The Andrew File System (AFS) is a distributed networked filesystem developed by Carnegie Mellon University under the direction of Mahadev Satyanarayanan as part of their Andrew Project. It is named for Andrew Carnegie and Andrew Mellon. Its primary use is in distributed computing.

AFS has several benefits over traditional networked filesystems, particularly in the areas of security and scalability. It is not uncommon for enterprise AFS cells to exceed 50,000 clients. AFS uses Kerberos for authentication, and implements access control lists on directories for users and groups. AFS's client-level caching improves filesystem perfomance, and allows limited filesystem access in the event of a server crash or a network outage:

AFS is a location-independent file system that uses a local cache to reduce the workload and increase the performance of a distributed computing environment. A first request for data to a server from a workstation is satisfied by the server and placed in a local cache. A second request for the same data is satisfied from the local cache. (Source -

A significant feature of AFS is the volume, a tree of files and sub-directories. Volumes are created by administrators and linked at a specific named path in an AFS cell. Once created, users of the filesystem may create directories and files as usual without concern for the physical location of the volume. As needed, AFS administrators can move that volume to another server and disk location without the need to notify users; indeed the operation can occur while files in that volume are being used.

Volumes can also be replicated to up to eleven read-only back-up copies. When accessing files in a read-only volume, a client system will retrieve data from a particular read-only copy. If at some point that copy becomes unavailable, the client will look for any of the remaining copies. Again, users of that data are unaware of the location of the read-only copy; administrators can create and relocate such copies as needed. The AFS command suite guarantees that all read-only volumes contain exact copies of the original read-write volume.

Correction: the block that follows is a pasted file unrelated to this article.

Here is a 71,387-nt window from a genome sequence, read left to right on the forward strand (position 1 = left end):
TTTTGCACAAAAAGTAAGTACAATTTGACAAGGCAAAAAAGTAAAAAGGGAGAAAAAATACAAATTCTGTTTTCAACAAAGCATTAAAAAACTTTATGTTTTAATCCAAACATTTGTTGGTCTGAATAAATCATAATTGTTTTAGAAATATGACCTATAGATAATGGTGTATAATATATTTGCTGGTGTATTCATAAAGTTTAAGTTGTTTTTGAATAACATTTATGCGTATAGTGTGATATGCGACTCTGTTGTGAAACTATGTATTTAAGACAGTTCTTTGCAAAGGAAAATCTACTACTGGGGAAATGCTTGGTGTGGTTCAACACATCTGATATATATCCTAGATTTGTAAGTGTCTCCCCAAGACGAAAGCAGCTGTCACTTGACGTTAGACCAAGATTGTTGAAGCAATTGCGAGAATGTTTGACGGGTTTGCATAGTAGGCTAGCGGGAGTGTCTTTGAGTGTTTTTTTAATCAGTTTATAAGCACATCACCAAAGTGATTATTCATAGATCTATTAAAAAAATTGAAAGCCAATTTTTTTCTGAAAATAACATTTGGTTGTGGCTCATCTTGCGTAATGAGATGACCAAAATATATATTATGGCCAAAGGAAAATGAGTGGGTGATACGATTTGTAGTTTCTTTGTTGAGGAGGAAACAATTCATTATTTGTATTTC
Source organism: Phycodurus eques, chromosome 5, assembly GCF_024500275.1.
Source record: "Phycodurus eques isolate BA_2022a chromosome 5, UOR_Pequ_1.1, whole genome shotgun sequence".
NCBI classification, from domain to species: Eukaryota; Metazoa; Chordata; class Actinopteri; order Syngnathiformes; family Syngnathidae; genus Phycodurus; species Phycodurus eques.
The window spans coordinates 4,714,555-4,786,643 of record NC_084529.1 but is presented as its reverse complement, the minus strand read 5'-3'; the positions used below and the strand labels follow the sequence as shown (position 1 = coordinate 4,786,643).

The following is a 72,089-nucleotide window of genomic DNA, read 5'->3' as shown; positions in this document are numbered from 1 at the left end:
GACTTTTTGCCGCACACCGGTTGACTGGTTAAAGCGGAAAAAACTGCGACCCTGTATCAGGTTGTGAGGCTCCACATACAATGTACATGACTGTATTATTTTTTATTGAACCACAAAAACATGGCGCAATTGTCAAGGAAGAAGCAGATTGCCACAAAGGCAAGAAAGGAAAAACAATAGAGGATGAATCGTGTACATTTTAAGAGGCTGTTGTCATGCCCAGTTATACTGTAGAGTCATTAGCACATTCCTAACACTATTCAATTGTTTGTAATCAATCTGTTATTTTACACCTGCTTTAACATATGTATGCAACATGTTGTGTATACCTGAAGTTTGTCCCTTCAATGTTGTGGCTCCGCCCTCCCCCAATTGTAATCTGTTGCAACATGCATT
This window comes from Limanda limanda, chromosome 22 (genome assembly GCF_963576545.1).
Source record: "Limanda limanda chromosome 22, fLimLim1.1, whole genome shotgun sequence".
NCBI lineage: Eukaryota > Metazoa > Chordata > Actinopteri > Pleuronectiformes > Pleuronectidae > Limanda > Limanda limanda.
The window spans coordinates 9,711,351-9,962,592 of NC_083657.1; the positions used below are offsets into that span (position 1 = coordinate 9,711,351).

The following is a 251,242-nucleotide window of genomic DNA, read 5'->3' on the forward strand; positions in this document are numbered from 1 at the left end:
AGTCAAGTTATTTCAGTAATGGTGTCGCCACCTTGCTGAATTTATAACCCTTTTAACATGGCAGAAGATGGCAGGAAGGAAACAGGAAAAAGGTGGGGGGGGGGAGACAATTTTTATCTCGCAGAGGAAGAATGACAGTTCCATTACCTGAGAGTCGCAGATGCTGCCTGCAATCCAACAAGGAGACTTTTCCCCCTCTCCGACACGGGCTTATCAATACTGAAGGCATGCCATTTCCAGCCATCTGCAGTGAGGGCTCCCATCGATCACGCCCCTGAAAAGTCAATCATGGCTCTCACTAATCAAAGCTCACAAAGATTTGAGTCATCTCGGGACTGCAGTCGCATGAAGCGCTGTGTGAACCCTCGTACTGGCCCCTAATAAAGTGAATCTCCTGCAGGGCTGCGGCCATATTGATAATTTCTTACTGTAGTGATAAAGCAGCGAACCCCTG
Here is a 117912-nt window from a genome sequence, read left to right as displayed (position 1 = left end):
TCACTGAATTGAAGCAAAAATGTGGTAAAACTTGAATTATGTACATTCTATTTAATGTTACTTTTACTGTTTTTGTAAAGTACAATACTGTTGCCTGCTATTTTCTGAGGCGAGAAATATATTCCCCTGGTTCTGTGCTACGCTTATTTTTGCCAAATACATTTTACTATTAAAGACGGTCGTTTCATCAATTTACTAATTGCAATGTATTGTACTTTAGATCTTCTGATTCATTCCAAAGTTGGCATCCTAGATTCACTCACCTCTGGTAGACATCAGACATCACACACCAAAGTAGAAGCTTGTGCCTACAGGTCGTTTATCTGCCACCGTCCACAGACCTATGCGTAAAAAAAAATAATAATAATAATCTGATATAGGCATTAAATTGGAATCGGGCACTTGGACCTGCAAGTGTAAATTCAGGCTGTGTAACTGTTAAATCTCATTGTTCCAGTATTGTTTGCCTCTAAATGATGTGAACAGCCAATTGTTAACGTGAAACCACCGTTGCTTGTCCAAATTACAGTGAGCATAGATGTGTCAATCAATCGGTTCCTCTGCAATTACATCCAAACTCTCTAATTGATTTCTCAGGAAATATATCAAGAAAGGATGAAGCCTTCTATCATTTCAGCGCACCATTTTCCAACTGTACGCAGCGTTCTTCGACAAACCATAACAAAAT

The file name space on an Andrew workstation is partitioned into a shared and local name space. The shared name space is identical on all workstations. The local name space is unique to each workstation. It only contains temporary files needed for workstation initialization. The name spaces are both hierarchically structured. Each sub tree in the shared name space is assigned to a single server, called its custodian. Files in the shared name space are cached on demand on the local workstations. Read and write operations on an open file are directed to the cached copy. If a cached file is modified it is copied back to the custodian when the file is closed. Cache consistency is maintained by a mechanism called callback. When a file is cached the custodian makes a note of this and promises to inform the client if the file is updated by someone else.

The main competitor of the Andrew File System is the more popular Network File System (NFS). NFS is more general use, while AFS is designed with performance, scalability, and security in mind.

A variant of AFS, the Distributed File System (DFS) was adopted by the Open Software Foundation in 1989 as part of their Distributed computing environment.

There are three major implementations, Transarc (IBM), OpenAFS and ArlaFS. It is also the predecessor of the CFS file system.

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